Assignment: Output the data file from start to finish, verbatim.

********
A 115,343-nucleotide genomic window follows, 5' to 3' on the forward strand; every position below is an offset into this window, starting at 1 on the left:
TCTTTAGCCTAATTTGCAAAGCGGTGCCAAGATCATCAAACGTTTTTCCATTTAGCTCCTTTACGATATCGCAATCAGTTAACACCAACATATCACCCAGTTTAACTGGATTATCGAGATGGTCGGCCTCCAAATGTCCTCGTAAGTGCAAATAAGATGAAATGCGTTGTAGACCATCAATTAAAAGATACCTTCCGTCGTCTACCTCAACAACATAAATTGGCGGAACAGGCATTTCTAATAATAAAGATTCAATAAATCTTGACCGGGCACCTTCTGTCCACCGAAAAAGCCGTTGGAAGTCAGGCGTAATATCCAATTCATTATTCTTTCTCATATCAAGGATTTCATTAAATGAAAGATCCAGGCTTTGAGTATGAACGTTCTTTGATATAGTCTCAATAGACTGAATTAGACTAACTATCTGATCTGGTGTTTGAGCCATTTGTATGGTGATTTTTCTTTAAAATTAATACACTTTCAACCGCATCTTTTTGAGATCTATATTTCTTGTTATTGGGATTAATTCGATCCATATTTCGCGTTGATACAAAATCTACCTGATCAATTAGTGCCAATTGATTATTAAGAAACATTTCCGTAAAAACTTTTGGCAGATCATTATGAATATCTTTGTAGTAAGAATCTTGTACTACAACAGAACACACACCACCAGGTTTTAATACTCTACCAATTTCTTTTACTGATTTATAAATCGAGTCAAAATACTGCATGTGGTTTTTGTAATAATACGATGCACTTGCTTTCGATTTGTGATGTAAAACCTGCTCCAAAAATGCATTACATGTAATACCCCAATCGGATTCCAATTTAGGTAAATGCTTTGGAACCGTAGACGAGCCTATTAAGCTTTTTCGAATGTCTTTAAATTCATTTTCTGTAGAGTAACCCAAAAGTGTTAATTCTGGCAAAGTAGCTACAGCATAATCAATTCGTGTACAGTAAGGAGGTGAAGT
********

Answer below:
A 115,343-nucleotide genomic window follows, 5' to 3' on the forward strand; every position below is an offset into this window, starting at 1 on the left:
TCTTTAGCCTAATTTGCAAAGCGGTGCCAAGATCATCAAACGTTTTTCCATTTAGCTCCTTTACGATATCGCAATCAGTTAACACCAACATATCACCCAGTTTAACTGGATTATCGAGATGGTCGGCCTCCAAATGTCCTCGTAAGTGCAAATAAGATGAAATGCGTTGTAGACCATCAATTAAAAGATACCTTCCGTCGTCTACCTCAACAACATAAATTGGCGGAACAGGCATTTCTAATAATAAAGATTCAATAAATCTTGACCGGGCACCTTCTGTCCACCGAAAAAGCCGTTGGAAGTCAGGCGTAATATCCAATTCATTATTCTTTCTCATATCAAGGATTTCATTAAATGAAAGATCCAGGCTTTGAGTATGAACGTTCTTTGATATAGTCTCAATAGACTGAATTAGACTAACTATCTGATCTGGTGTTTGAGCCATTTGTATGGTGATTTTTCTTTAAAATTAATACACTTTCAACCGCATCTTTTTGAGATCTATATTTCTTGTTATTGGGATTAATTCGATCCATATTTCGCGTTGATACAAAATCTACCTGATCAATTAGTGCCAATTGATTATTAAGAAACATTTCCGTAAAAACTTTTGGCAGATCATTATGAATATCTTTGTAGTAAGAATCTTGTACTACAACAGAACACACACCACCAGGTTTTAATACTCTACCAATTTCTTTTACTGATTTATAAATCGAGTCAAAATACTGCATGTGGTTTTTGTAATAATACGATGCACTTGCTTTCGATTTGTGATGTAAAACCTGCTCCAAAAATGCATTACATGTAATACCCCAATCGGATTCCAATTTAGGTAAATGCTTTGGAACCGTAGACGAGCCTATTAAGCTTTTTCGAATGTCTTTAAATTCATTTTCTGTAGAGTAACCCAAAAGTGTTAATTCTGGCAAAGTAGCTACAGCATAATCAATTCGTGTACAGTAAGGAGGTGAAGT